LinkedIn Tips: Judging Your Profile Popularity - InformationWeek

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LinkedIn Tips: Judging Your Profile Popularity
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Kristin Burnham
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Kristin Burnham,
User Rank: Author
6/11/2014 | 3:25:10 PM
Re: How the game is played on LinkedIn
LinkedIn ranks you among your coworkers and your connections. If you're connected to the recruiters that rank above you, that would make sense (otherwise, you shouldn't see them there).
asksqn
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asksqn,
User Rank: Ninja
6/10/2014 | 4:25:25 AM
The LI stalker lurk two-step
And let's not forget the ever popular anonymous stalker lurk. Those lurks count also towards your popularlity! LinkedIn, the only allegedly professional network that pays lip service to user privacy but does not actually provide a substantive manner to block the behavior **without** having to decloak and otherwise alerting the stalker that you've blocked him.   

 

 
vnewman2
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vnewman2,
User Rank: Ninja
6/4/2014 | 7:49:00 PM
Re: How the game is played on LinkedIn
Oh dear, this is the last thing I want. Linkedin playing the "Hot or Not" game with my professional life. Sigh...
anon9366626855
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anon9366626855,
User Rank: Apprentice
6/4/2014 | 6:59:38 PM
How the game is played on LinkedIn
I noticed that most of the people who are ranked above me are professional recruiters and not my actual peers - coworkers.  So if I remove the recruiters, who post a lot of articles (activity breeds good ranking), then I am well-ranked. 
anon9366626855
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50%
anon9366626855,
User Rank: Apprentice
6/4/2014 | 6:59:37 PM
How the game is played on LinkedIn
I noticed that most of the people who are ranked above me are professional recruiters and not my actual peers - coworkers.  So if I remove the recruiters, who post a lot of articles (activity breeds good ranking), then I am well-ranked.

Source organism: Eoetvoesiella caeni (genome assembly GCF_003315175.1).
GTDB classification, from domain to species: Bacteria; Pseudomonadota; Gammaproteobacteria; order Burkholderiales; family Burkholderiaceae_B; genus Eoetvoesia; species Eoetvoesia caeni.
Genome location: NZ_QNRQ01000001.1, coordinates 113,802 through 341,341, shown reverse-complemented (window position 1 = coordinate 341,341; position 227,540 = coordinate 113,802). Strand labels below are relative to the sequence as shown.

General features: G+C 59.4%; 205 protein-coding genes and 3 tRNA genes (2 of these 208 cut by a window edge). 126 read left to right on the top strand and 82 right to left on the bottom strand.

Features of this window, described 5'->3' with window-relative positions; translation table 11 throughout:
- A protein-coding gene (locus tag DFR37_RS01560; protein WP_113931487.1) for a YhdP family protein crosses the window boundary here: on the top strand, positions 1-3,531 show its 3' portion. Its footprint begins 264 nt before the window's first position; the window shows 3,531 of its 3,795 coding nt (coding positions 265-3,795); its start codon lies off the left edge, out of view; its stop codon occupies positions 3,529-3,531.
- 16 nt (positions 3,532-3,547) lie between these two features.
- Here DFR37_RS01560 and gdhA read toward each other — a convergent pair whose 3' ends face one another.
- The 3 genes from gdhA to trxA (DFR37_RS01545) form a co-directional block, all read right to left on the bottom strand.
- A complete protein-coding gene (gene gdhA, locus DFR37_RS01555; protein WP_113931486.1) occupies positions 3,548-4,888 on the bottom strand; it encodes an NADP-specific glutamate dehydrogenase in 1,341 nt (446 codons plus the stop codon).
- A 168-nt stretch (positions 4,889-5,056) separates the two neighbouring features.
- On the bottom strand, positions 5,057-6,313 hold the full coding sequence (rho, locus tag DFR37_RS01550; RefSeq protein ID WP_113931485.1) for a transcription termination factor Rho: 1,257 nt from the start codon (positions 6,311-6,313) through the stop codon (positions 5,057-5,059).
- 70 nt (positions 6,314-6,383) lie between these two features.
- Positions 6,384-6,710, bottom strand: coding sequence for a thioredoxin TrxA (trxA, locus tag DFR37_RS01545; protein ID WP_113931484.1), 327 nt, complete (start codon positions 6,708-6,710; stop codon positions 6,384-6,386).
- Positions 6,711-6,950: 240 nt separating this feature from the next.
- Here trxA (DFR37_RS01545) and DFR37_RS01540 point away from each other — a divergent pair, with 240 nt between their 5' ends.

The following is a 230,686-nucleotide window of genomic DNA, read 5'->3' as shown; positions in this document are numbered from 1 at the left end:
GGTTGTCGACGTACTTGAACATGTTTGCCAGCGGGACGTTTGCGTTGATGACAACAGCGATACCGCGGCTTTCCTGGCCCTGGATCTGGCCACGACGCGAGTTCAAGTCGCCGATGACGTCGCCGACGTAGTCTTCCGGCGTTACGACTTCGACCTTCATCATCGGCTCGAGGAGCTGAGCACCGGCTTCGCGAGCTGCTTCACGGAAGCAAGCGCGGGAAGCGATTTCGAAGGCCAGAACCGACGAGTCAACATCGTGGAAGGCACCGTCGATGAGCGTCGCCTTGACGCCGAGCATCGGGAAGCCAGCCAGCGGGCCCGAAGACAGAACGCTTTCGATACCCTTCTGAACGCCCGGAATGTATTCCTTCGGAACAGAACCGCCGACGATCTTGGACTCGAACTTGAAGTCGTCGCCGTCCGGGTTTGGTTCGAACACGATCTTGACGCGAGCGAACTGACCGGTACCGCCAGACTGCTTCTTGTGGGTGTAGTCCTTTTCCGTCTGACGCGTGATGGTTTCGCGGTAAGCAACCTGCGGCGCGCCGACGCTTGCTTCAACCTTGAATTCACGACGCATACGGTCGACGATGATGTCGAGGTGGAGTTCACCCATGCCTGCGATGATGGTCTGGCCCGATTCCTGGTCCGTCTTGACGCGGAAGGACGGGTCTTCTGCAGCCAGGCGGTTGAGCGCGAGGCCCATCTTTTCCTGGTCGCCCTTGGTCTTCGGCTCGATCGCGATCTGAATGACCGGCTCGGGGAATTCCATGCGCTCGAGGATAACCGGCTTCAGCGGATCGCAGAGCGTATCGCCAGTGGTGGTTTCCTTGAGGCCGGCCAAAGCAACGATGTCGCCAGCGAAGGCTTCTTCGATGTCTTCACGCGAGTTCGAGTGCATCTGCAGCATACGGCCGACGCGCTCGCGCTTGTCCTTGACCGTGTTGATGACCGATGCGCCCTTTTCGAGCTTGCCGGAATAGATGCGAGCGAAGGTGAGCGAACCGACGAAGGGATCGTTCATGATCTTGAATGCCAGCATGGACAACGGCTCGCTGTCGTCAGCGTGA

Kristin Burnham
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50%
Kristin Burnham,
User Rank: Author
6/4/2014 | 9:31:37 AM
Re: How the game is played on LinkedIn
The way LinkedIn sees it: The more time you spend on its site participating in Groups, posting blogs, recommending others, etc., the higher the chance that people click on your profile. More clicks = higher rank among your connections and coworkers, which (could) in turn, present you with more professional opportunities -- jobs, networking, etc. Certainly a gamification angle there as David mentioned.
Li Tan
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Li Tan,
User Rank: Ninja
6/4/2014 | 4:00:14 AM
Re: How the game is played on LinkedIn
I do not see what's the real value of this tool. Most of the time the user is just trying to drive up their rank. But what kind of benefit the user will get from this ranking? Maybe it will have long-term benefit but definitely it's not something going to materialize in the short time period.
David F. Carr
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David F. Carr,
User Rank: Author
6/3/2014 | 1:20:49 PM
How the game is played on LinkedIn
Showing relative popularity is also a way to get the gamification juices flowing, as LinkedIn members find themselves spending more time on the service to drive up their rank.
Laurianne
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50%
Laurianne,
User Rank: Author
6/3/2014 | 1:18:48 PM
Rankings
So, you can see where you rank compared to your connections, but a recruiter can't use this in a systematic way to size you up. I wish LinkedIn or somoene would come up with a more objective, transparent alternative to Klout.


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